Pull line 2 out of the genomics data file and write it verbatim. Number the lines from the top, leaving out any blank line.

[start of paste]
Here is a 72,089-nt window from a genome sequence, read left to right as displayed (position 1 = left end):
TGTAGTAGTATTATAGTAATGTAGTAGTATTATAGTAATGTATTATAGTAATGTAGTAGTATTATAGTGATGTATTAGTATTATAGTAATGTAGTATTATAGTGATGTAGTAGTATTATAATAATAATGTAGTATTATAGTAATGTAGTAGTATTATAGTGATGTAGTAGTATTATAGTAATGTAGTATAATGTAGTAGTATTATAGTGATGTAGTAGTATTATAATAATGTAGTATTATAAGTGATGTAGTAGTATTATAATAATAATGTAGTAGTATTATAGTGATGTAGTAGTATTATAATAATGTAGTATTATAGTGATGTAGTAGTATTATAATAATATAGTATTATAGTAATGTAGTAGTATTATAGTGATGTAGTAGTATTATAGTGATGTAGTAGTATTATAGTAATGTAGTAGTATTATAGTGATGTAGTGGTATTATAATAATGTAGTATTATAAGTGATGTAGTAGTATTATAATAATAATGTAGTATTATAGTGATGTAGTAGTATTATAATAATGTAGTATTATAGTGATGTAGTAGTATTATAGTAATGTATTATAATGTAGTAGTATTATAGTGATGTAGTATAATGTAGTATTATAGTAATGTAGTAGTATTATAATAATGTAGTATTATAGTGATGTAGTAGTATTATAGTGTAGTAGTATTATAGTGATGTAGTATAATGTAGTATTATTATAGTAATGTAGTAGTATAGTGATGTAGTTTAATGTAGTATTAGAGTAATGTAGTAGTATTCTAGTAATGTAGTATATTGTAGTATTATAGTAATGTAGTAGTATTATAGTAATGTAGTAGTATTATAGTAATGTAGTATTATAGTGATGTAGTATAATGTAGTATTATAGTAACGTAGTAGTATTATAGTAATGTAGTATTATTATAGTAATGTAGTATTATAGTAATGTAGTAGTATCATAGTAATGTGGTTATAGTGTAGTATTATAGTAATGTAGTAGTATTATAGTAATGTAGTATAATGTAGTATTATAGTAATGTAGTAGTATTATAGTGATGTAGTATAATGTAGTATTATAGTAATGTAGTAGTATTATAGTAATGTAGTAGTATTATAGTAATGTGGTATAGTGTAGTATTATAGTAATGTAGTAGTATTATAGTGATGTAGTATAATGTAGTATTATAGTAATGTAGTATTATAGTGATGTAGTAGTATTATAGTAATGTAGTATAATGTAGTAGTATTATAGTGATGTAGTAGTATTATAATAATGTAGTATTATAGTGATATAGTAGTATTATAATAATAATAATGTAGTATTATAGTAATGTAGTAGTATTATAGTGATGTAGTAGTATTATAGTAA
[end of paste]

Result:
TGTAGTAGTATTATAGTAATGTAGTAGTATTATAGTAATGTATTATAGTAATGTAGTAGTATTATAGTGATGTATTAGTATTATAGTAATGTAGTATTATAGTGATGTAGTAGTATTATAATAATAATGTAGTATTATAGTAATGTAGTAGTATTATAGTGATGTAGTAGTATTATAGTAATGTAGTATAATGTAGTAGTATTATAGTGATGTAGTAGTATTATAATAATGTAGTATTATAAGTGATGTAGTAGTATTATAATAATAATGTAGTAGTATTATAGTGATGTAGTAGTATTATAATAATGTAGTATTATAGTGATGTAGTAGTATTATAATAATATAGTATTATAGTAATGTAGTAGTATTATAGTGATGTAGTAGTATTATAGTGATGTAGTAGTATTATAGTAATGTAGTAGTATTATAGTGATGTAGTGGTATTATAATAATGTAGTATTATAAGTGATGTAGTAGTATTATAATAATAATGTAGTATTATAGTGATGTAGTAGTATTATAATAATGTAGTATTATAGTGATGTAGTAGTATTATAGTAATGTATTATAATGTAGTAGTATTATAGTGATGTAGTATAATGTAGTATTATAGTAATGTAGTAGTATTATAATAATGTAGTATTATAGTGATGTAGTAGTATTATAGTGTAGTAGTATTATAGTGATGTAGTATAATGTAGTATTATTATAGTAATGTAGTAGTATAGTGATGTAGTTTAATGTAGTATTAGAGTAATGTAGTAGTATTCTAGTAATGTAGTATATTGTAGTATTATAGTAATGTAGTAGTATTATAGTAATGTAGTAGTATTATAGTAATGTAGTATTATAGTGATGTAGTATAATGTAGTATTATAGTAACGTAGTAGTATTATAGTAATGTAGTATTATTATAGTAATGTAGTATTATAGTAATGTAGTAGTATCATAGTAATGTGGTTATAGTGTAGTATTATAGTAATGTAGTAGTATTATAGTAATGTAGTATAATGTAGTATTATAGTAATGTAGTAGTATTATAGTGATGTAGTATAATGTAGTATTATAGTAATGTAGTAGTATTATAGTAATGTAGTAGTATTATAGTAATGTGGTATAGTGTAGTATTATAGTAATGTAGTAGTATTATAGTGATGTAGTATAATGTAGTATTATAGTAATGTAGTATTATAGTGATGTAGTAGTATTATAGTAATGTAGTATAATGTAGTAGTATTATAGTGATGTAGTAGTATTATAATAATGTAGTATTATAGTGATATAGTAGTATTATAATAATAATAATGTAGTATTATAGTAATGTAGTAGTATTATAGTGATGTAGTAGTATTATAGTAA